You express the idea (again, not an uncommon one, and not even a senseless one! I don’t want to sound as if I’m making you out to be a fool or otherwise insulting you. I’ve just found these moral theories enormously helpful in my own understanding of war and hope that you too may find them of interest) that because war involves horror, tragedy, brutality, the only way to make any “moral” judgement of the war is to return to [the beginning] and ask who started this conflict and who decided the troops or the drones or the cruise missiles or the bombers should go in.

    But while it is surely a very important question who fired first, the answer to this question is not the end of our moral concern with the war. The Japanese bombed Pearl Harbor. They “started” the war with the U.S. But that does not absolve the U.S. of the guilt of Hiroshima. If we lay all the blame for atrocities in war at the feet of those who started the war, then the U.S. was perfectly justifiable in wiping Hiroshima off the map. If anything, it is the Japanese who should be blamed, for they brought it upon themselves when they attacked the U.S. But that’s ridiculous! We cannot point our fingers and say “they started it! war is hell! it involves horror, tragedy, and brutality! we only did what we had to do to end it!” Now politicians and everyday Americans who do not want to admit that our country did something so horrible try to justify the bombing in precisely this way. But their justifications fail. I will explain precisely why they fail later. For now it is enough to point out that they do in fact fail: we don’t believe them when they say it wasn’t wrong—we don’t “buy it.” And if we don’t buy the conclusion, the principle on which it rests—here, that the initiating nation is morally responsible for any war-acts which are committed in the following war—is probably no good either.

    To make this point even more pointed, let us consider a hypothetical:

    If State A, having committed no offense, is invaded by State B (some analogues: Germany’s invasion of Czechoslovakia, Russia’s recent invasion of Georgia), we would rightly say that State A, having a right to self-defense, has a just cause to go to war against State B. But that doesn’t give State A the right to do anything at all in the war that follows.

    Our first reaction might be “sure, State A has a right to go to war, but only to push State B out”—that is, to say that State A has a right only to a limited war. And in (moral) fact, all wars are limited in this way (what those limits are need not concern us here, just that there do exist some limits).

    But these are limits on the ends of a war. Let us consider the conduct of the war itself—the question of jus in bello. If State A (which has a just cause to go to war) were then in the conduct of the war to indiscriminately bomb villages in State B (let’s say by means of white phosphorous to make it even more horrifying), or even worse, to capture civilians of State B and torture them to death on national television (perhaps as a terror-tactic to break the resolve of State B, or even as propaganda to boost the morale of the citizens of State A—go get those bad guys!) we would rightly say that State A has done wrong.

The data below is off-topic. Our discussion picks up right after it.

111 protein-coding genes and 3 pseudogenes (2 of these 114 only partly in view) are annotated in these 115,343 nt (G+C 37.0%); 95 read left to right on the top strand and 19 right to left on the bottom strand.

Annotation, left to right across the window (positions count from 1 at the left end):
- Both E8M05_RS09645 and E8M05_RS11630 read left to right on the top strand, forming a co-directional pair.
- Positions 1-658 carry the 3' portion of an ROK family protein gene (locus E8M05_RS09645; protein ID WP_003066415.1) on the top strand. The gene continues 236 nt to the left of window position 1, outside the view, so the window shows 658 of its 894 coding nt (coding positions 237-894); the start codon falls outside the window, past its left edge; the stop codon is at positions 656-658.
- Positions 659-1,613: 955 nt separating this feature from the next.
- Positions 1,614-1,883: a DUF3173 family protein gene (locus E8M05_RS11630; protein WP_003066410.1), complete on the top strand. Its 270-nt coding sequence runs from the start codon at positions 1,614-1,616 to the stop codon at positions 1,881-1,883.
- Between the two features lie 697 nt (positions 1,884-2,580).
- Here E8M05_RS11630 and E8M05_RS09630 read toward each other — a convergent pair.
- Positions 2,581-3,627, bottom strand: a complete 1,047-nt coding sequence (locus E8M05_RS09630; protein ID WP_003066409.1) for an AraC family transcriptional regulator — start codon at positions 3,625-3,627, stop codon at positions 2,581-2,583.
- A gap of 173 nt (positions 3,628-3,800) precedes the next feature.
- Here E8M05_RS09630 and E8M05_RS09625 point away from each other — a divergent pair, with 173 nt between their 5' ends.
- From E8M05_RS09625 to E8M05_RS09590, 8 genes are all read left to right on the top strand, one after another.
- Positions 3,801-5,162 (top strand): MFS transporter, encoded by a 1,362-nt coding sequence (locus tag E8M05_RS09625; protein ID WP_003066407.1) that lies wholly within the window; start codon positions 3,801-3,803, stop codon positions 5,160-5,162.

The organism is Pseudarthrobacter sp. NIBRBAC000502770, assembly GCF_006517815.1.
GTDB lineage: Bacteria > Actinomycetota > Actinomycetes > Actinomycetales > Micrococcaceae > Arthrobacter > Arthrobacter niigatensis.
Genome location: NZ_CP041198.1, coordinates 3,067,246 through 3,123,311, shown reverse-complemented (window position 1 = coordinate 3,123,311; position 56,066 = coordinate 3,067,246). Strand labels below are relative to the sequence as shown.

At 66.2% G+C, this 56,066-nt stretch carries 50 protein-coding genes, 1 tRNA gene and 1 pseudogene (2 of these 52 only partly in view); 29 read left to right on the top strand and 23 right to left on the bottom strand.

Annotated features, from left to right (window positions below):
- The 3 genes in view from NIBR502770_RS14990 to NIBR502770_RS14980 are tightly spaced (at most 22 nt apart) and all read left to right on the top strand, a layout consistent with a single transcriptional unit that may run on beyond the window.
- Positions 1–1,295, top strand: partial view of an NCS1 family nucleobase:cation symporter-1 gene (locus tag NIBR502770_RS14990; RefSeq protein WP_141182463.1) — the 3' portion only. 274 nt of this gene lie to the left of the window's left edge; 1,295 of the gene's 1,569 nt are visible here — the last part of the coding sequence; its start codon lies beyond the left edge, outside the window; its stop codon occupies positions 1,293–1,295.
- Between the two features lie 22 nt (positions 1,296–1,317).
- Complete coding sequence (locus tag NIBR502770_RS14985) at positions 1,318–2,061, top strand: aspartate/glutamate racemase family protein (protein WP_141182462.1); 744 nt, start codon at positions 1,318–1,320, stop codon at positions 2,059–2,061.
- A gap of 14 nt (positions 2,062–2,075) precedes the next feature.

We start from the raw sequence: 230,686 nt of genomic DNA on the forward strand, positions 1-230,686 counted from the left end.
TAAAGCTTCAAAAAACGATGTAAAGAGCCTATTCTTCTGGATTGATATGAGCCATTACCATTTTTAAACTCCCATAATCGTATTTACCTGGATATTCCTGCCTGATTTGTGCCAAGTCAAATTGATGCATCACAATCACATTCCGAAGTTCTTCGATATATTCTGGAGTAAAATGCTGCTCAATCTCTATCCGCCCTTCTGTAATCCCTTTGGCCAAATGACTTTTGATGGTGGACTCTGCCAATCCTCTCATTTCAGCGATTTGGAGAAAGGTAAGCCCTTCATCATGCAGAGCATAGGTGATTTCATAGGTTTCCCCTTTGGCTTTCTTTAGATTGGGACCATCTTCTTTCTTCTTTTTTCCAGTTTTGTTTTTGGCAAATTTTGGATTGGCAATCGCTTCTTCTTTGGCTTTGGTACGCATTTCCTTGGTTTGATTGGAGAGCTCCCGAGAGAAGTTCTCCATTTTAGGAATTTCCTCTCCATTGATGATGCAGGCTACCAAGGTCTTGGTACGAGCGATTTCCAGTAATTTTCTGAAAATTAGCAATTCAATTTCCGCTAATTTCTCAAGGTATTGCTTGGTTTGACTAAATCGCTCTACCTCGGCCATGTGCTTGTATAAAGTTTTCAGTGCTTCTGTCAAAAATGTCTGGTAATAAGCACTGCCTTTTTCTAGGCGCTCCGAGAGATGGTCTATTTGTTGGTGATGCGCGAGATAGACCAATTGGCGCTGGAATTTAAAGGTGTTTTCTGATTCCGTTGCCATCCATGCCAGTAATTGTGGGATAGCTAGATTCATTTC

We do not lay the blame on State B for any act done in the course of the war, even though State B started the conflict. If that is our moral principle, then the only option available to us is to say that the torture of civilians, while regrettable, can only be blamed on State B, and State A is in no way blameworthy for its own actions. Even worse, we might commend the torture as an effective means of bringing the war to an end! But what we are unable to do with that as our moral principle is to say that State A’s acts of torture are wrong and that State A is blameworthy for engaging in them.

    So we must (and we do) distinguish between justice going to war and justice within a war.


    Hopefully I’ve persuaded you that talk of “just war” isn’t just talk of “good guys” and “bad guys”, black and white, us and them. I’ve only scratched the surface, but I hope it’s enough to show you that just war theory is not that simple, not that ignorant. You’re right—war is nothing at all like Jack Bauer in “24.” It is not “taking out” the bad guys. To characterize it as such is not only morally ignorant, but perhaps even morally blameworthy. It is to erase distinctions, to attempt to give oneself or one’s nation a carte blanche for whatever atrocities. It is this kind of talk that you (and Pilger) object to, and you are both entirely right to object to it.